The end of the summer can be a great time of year for building an outdoor shed. The weather is still nice, and you might need a place to store things like lawn care tools over the winter months.
Sheds, however, can be surprisingly expensive. So you might need to find outside financing to cover the cost of buying an outdoor shed.
Costs Involved in Buying and Building an Outdoor Shed
The average cost for an outdoor shed is about $3,000. Depending on the size, materials, and finishing, costs can range from about $500 to $4,500, according to HomeAdvisor. The total cost of building a shed includes leveling and preparing the ground or foundation of the shed, materials, tools, and labor costs if you are not going to build the shed yourself.
Personal Loans for an Outdoor Shed
Personal loans are one of the most common ways that homeowners finance the purchase of an outdoor shed. A personal loan is usually an unsecured loan, which means that there is not an asset serving as collateral to the lender. As a result, interest rates on personal loans are higher than they are on other, secured loans like home equity loans. They are, however, usually much cheaper than the average interest rate on a credit card.
The rates and terms on personal loans can vary a lot among lenders, so it is important to do your research and shop around to find the right loan for you. Interest rates can range from around 5% to 36% APR, and loan maturities can range from two to seven years. Lenders evaluate your loan application based on a number of factors, but your credit score is the most important indicator of whether or not you will be approved for a personal loan.
If you have a credit score of 720 or higher, you shouldn’t have a hard time getting approved for a personal loan with competitive terms. Without a good credit score, however, you will have to look harder to find a lender willing to give you a personal loan.
As you narrow down your list of potential lenders, look at how the interest rate and loan maturity affect your monthly loan payment. Also, don’t forget to consider the cost of the lender’s origination fees, which can range from 0% to 7% of the loan amount.
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Other Methods of Financing a Shed
If the interest on a personal loan seems too expensive, a home equity loan or home equity line of credit (HELOC) might be other options for financing your shed. Both the home equity loan and HELOC let you borrow against the amount of equity you currently have in your home.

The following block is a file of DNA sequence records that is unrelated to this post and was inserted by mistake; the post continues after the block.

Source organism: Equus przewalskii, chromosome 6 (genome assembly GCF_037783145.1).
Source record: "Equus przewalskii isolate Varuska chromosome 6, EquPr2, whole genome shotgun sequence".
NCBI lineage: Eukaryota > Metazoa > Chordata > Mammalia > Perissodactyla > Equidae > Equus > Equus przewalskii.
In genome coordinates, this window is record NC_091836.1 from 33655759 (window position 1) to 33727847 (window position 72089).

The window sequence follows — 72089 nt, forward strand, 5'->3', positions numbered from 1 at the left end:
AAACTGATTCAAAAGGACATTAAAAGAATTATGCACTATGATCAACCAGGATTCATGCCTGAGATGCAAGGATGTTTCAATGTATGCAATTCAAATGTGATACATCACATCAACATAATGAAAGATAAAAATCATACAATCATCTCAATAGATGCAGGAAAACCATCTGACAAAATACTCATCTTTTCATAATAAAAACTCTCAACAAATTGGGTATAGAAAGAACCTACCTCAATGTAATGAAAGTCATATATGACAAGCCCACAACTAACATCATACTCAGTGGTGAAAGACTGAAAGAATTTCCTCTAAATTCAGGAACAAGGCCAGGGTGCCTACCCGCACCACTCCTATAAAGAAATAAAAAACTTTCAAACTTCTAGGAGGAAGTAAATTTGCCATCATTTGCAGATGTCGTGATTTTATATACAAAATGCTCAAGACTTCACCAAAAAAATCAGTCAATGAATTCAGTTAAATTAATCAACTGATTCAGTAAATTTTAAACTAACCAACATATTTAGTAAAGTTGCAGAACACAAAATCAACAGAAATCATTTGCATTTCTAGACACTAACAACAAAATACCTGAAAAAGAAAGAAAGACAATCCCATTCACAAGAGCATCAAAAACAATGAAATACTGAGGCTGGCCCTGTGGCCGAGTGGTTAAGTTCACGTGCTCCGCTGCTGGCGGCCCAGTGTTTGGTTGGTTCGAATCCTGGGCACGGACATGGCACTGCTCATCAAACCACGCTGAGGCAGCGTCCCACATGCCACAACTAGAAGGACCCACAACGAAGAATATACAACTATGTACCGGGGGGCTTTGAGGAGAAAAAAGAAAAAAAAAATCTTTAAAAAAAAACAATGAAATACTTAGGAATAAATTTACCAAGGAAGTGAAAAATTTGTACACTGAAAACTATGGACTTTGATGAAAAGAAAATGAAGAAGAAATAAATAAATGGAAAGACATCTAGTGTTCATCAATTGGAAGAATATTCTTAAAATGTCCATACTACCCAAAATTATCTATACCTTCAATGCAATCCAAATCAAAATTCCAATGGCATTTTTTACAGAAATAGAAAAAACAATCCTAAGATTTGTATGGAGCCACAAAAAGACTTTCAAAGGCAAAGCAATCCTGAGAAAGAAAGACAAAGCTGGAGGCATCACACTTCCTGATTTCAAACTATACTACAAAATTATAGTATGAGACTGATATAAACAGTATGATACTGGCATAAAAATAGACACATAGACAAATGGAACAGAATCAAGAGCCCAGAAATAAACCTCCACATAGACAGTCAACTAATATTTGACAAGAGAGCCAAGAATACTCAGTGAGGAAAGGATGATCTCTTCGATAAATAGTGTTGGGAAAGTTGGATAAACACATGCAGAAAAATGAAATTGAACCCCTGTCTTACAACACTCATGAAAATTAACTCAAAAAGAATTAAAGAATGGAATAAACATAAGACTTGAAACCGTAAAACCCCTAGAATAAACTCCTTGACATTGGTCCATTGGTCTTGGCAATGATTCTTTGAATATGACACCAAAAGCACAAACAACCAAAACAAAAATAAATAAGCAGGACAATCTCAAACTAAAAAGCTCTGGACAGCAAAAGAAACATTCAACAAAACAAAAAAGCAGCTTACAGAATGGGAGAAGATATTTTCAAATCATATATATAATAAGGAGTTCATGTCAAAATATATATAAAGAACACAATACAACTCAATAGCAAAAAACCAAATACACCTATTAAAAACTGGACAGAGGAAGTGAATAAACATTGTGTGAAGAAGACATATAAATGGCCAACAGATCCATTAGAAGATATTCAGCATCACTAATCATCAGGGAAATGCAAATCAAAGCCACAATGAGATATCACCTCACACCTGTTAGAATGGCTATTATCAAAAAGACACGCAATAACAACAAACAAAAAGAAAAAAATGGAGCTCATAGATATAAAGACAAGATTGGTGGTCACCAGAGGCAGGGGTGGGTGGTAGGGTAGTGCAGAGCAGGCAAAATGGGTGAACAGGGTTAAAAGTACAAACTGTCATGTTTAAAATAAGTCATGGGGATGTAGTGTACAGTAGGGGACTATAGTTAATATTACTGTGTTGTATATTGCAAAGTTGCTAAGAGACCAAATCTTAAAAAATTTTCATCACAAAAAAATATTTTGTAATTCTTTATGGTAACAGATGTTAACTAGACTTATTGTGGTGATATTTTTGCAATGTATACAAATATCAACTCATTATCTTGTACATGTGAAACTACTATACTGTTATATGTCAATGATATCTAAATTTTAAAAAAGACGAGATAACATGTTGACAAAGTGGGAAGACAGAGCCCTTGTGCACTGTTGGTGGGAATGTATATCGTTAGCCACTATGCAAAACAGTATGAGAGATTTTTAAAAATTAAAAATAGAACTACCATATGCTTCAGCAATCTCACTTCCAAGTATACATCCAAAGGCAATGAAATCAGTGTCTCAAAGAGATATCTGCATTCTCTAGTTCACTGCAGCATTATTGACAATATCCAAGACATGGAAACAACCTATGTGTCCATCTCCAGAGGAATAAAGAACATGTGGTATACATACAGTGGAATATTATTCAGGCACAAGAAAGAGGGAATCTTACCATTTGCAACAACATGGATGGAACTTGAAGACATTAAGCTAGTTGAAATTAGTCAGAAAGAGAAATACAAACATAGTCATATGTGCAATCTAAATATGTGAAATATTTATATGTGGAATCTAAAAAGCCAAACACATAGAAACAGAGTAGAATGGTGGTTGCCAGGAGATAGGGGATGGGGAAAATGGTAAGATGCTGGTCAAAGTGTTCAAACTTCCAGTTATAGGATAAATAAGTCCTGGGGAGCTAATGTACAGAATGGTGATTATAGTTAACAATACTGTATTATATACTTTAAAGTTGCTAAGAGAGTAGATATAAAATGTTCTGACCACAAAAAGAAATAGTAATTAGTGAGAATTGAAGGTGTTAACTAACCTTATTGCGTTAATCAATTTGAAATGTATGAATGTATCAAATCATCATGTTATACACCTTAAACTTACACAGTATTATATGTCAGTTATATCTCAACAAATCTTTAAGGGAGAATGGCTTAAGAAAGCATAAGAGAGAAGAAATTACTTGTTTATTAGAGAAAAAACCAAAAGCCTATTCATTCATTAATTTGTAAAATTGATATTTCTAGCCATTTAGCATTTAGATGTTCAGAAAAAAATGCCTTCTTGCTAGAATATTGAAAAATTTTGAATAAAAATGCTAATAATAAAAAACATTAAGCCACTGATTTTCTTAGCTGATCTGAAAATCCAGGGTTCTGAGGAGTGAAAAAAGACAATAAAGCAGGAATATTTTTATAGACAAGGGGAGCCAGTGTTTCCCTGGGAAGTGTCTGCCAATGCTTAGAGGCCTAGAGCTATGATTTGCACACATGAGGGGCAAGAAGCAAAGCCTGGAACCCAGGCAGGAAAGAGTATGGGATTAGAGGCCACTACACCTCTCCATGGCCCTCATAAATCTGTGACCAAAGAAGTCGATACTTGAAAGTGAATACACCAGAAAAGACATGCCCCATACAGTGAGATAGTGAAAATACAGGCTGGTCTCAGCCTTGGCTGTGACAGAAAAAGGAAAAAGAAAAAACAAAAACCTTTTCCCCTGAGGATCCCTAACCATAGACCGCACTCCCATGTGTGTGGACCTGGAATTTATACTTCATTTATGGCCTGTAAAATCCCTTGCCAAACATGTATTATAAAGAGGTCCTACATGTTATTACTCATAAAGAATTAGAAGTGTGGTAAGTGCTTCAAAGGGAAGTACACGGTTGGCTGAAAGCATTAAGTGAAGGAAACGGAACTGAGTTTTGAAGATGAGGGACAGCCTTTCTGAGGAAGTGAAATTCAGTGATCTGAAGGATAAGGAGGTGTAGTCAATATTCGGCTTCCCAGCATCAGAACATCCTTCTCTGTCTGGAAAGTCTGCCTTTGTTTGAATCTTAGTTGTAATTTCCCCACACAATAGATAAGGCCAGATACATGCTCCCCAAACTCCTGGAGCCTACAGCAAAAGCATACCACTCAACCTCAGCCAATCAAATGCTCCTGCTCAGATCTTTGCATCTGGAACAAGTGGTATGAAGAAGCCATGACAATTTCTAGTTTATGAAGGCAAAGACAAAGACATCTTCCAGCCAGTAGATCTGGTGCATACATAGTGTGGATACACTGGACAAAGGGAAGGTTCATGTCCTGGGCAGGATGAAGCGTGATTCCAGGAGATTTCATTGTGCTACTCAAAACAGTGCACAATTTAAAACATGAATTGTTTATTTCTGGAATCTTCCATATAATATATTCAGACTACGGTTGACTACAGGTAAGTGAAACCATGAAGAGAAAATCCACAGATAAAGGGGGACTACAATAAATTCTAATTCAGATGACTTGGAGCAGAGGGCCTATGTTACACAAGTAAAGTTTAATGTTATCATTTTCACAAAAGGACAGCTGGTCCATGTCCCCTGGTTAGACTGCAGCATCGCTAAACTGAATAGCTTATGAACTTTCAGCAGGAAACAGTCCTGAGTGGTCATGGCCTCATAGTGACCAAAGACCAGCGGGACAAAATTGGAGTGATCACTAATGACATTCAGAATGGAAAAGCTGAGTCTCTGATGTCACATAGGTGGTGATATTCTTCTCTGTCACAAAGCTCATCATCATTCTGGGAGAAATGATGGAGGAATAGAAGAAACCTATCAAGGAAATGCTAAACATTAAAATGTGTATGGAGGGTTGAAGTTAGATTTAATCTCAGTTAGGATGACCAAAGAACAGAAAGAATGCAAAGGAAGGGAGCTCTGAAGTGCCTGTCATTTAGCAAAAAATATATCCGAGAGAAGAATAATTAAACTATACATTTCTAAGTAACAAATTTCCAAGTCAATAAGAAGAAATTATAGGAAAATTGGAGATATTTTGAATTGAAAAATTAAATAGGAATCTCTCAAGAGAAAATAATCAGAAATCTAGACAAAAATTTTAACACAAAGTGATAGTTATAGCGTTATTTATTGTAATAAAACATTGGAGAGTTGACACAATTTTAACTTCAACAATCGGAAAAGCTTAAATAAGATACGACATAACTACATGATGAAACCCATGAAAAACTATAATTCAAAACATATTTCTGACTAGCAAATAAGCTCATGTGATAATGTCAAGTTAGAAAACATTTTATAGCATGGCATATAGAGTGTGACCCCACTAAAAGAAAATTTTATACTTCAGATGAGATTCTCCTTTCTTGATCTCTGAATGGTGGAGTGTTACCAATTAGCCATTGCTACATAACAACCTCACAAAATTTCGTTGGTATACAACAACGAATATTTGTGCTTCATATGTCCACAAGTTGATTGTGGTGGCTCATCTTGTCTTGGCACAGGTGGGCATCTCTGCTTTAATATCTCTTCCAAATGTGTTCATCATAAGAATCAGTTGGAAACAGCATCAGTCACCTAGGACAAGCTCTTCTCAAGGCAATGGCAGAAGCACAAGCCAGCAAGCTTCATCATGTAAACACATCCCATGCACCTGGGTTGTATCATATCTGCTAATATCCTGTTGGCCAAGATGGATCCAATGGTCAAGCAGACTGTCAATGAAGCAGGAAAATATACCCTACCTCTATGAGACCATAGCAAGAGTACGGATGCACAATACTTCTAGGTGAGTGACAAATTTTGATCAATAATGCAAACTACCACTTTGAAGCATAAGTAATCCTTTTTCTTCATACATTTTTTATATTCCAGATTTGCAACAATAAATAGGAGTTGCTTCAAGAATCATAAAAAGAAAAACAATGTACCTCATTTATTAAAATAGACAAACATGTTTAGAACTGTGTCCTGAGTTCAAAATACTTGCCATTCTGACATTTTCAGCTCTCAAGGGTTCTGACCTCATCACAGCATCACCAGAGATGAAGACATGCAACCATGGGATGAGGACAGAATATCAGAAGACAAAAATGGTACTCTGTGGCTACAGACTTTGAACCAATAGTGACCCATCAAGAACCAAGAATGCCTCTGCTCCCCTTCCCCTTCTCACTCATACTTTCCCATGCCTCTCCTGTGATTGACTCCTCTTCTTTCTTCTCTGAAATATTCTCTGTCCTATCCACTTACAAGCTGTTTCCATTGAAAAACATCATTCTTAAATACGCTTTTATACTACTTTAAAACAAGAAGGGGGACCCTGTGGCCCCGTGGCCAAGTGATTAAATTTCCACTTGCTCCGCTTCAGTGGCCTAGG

Since your home serves as collateral for the loan or line of credit, lenders consider these loans to be less risky and charge lower interest rates than they do on personal loans. So your monthly payment could be lower than it would with a personal loan.
On the other hand, lenders also charge relatively high origination fees on a home equity loan or HELOC that can range from 2% to 5% of the loan amount. Having your home serve as the collateral also means that the lender can foreclose on your home if you can’t make the loan payments for your shed.
Saving your money and buying the shed outright can be the most affordable option. You only pay for the cost of the shed rather than paying hundreds to thousands of extra dollars in origination fees and interest. Although you may want the shed now, you’ll save a lot of money in the long run by waiting a few months to save the cash.
Alternatively, you might be able to get a line of credit from the shed manufacturer. Some offer 0% interest as long as you pay off the entire amount within a few months. If you get an offer like this, however, it is important to make sure you pay the entire balance in time to avoid interest charges going back to the date of purchase. A line of credit from a manufacturer usually has interest rates that are in line with credit card interest rates.
Consider the Overall Costs
If you are thinking about building an outdoor shed, you’ll find many options. Some sheds are small and utilitarian, while others are large enough to double as a living space. The cost can thus range from a few hundred dollars to many thousands of dollars.
There are, however, several options to help you finance your new shed. Which of those options is right for you depends on your personal financial situation and the total cost of the shed. Research all of the costs associated with each option before you make your decision.
Author: Kimberly Goodwin, PhD
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